Comments

Eayaroler Eayaroler
What a women!! I know poetic licence has been taken but it hard to credit historical truth in so much of this story. But as Jean Plaidy acknowledges she did research so some must be true. I am so glad I did not live in the French Court during this era.
Malien Malien
This is the first book of the trilogy. Star-crossed lovers seperated, the Pope had children in the 1500's, all kinds of interesting things going on. It will keep you going to the very end and on to the next book The Madame Serpent and then Queen Jezebel!
Vudogal Vudogal
This is another interesting story told by Jean Plaidy about Catherine De Medici. As always Ms Plaidy delivers on a story well told and thought out. It is almost like she was actually there.
Catherine De Medici is an enigmatic character in history who is understood by very few.

I have alway wonder what was her relationship like with Mary Stuart among other historical figures in her life.
I highly recommend this read.
Mr_TrOlOlO Mr_TrOlOlO
The Italian Woman
The Italian Woman, by Jean Plaidy.

This book is the second of Plaidy's trio of books about Catherine de Medici. It also works as a stand-alone work, however.

In general, I thoroughly enjoy Jean Plaidy's books, so I was a little surprised that this one didn't really capture me and pull me in. In the first place, I found it highly annoying that the first part of the book focused nearly exclusively on someone whose relationship to Catherine de Medici went completely unmentioned. It was quite some time before I figured out who the woman was and why she might be important in a story about Catherine de Medici. Also, I found this book a bit tedious after a while -- the scheming of the two factions became repetitive, and there was simply not enough variety to keep my imagination fully engaged.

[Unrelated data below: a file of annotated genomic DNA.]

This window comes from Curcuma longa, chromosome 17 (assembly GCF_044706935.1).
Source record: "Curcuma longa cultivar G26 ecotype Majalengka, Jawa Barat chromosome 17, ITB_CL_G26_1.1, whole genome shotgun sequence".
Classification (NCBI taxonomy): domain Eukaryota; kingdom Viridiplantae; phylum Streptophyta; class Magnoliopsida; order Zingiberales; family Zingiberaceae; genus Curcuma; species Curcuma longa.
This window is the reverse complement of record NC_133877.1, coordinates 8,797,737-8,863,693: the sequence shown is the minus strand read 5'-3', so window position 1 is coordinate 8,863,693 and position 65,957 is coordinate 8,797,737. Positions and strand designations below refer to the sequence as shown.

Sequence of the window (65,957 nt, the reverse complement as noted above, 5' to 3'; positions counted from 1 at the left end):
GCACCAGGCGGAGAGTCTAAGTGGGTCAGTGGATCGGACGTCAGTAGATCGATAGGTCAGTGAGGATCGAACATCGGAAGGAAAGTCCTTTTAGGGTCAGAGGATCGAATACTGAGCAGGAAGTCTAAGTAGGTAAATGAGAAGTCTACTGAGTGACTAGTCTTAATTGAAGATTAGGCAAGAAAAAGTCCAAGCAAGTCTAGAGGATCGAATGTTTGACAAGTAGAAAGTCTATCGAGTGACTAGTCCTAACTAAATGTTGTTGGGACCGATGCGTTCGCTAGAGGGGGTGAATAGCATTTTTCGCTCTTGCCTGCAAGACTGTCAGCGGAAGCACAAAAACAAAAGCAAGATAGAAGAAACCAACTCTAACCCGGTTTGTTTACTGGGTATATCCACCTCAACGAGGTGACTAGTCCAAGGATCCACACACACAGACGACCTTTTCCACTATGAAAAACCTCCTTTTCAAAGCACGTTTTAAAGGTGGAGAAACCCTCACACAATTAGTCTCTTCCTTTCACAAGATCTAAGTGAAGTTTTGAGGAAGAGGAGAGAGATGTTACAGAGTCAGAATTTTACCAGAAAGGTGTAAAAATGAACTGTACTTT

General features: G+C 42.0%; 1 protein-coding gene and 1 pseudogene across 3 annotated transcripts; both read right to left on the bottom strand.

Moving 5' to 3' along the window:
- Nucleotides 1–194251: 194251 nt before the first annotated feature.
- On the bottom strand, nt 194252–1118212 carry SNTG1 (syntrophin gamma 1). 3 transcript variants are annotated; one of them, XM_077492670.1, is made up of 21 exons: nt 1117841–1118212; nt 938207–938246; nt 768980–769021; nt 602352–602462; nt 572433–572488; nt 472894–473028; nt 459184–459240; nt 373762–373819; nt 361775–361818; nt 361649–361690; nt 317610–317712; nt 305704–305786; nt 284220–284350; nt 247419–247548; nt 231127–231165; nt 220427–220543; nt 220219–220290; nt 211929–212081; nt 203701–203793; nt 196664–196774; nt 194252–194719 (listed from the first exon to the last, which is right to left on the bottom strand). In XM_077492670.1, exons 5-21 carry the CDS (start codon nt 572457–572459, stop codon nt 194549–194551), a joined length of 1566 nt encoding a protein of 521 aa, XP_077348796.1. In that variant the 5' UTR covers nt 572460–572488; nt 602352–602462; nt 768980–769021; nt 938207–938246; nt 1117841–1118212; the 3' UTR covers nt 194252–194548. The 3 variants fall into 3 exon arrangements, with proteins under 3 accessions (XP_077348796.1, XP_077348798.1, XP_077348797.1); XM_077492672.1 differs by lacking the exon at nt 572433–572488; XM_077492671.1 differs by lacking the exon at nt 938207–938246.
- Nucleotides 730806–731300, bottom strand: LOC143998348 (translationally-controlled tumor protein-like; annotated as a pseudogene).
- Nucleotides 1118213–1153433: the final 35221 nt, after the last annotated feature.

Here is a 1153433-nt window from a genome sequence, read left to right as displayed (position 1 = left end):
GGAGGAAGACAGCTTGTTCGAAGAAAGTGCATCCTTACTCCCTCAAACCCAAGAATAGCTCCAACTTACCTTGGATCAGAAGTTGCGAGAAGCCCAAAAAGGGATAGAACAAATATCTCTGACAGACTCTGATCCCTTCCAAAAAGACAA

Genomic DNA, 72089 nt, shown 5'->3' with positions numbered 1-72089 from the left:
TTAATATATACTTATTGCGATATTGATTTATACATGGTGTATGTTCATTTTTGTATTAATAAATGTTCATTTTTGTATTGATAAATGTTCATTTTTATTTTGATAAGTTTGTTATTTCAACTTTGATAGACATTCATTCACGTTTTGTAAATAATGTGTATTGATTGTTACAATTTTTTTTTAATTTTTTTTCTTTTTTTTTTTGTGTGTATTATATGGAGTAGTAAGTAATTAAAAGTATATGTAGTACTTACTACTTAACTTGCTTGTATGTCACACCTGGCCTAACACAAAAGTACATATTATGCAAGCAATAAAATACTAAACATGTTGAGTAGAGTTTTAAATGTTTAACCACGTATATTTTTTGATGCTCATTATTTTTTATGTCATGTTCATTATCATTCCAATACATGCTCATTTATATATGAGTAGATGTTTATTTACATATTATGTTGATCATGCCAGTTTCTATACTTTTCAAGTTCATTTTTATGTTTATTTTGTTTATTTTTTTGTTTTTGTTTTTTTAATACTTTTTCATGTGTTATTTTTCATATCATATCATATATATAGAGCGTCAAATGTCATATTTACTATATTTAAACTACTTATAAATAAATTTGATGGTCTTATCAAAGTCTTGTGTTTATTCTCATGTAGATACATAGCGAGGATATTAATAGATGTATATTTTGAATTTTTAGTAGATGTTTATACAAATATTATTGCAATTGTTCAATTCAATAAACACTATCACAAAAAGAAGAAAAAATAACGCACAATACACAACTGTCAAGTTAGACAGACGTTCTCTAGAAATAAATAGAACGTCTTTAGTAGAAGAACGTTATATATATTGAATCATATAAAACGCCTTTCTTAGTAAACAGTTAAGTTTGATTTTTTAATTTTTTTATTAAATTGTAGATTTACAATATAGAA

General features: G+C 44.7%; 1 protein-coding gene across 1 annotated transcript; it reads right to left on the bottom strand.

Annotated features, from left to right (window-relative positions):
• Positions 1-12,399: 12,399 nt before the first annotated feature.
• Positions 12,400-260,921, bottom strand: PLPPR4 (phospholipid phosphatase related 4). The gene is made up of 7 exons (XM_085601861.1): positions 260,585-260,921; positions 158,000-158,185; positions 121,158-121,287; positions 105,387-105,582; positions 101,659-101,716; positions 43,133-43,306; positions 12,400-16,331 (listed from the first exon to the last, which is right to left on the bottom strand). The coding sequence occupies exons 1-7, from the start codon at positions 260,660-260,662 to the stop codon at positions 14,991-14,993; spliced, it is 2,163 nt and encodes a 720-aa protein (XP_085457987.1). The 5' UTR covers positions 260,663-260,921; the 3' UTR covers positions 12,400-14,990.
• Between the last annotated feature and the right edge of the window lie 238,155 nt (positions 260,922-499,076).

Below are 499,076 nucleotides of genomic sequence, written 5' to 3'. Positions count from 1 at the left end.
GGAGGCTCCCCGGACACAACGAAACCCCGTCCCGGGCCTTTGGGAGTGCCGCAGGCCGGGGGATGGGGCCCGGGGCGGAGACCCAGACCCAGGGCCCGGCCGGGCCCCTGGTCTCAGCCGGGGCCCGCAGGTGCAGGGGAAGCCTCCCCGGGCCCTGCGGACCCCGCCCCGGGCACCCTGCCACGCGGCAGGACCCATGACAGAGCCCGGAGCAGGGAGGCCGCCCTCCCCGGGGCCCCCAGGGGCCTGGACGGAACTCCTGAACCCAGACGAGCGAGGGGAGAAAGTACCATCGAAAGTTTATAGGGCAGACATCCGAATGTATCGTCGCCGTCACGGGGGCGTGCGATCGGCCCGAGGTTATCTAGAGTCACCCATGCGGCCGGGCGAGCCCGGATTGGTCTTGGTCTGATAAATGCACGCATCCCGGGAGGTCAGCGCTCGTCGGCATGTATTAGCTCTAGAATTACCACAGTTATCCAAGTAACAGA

On the other hand, for someone who is familiar with the Catherine de Medici story and that period of French history, this is a nice addition to other versions of Catherine's life. There is nothing particularly objectionable about the writing, but at the same time the story is a little lacking in energy and momentum.

Over all, not a bad read, but not a real page-turner either. 3 out of 5.
Androlhala Androlhala